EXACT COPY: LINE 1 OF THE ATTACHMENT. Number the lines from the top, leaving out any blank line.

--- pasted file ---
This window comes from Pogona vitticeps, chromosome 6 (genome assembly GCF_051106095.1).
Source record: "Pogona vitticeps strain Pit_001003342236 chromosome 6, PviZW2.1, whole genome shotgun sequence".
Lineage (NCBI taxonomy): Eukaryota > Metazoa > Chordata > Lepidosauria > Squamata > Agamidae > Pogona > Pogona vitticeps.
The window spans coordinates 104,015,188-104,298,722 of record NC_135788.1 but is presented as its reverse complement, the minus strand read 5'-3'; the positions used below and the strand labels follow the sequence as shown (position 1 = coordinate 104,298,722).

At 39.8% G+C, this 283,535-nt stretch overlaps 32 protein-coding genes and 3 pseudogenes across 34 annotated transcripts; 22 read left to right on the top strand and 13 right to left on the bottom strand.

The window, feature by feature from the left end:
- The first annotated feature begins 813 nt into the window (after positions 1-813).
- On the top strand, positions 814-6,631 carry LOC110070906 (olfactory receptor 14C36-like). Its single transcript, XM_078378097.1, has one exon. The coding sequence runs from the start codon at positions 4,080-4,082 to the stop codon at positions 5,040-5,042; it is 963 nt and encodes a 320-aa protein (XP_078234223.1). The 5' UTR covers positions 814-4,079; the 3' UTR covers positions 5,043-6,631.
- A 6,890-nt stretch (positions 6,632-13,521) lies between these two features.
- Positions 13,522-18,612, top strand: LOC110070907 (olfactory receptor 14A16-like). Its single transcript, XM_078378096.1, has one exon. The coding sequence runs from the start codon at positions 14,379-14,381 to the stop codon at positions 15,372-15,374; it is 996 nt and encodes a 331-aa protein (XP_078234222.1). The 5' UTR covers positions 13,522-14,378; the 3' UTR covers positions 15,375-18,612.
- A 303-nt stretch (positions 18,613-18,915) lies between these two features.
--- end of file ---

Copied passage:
This window comes from Pogona vitticeps, chromosome 6 (genome assembly GCF_051106095.1).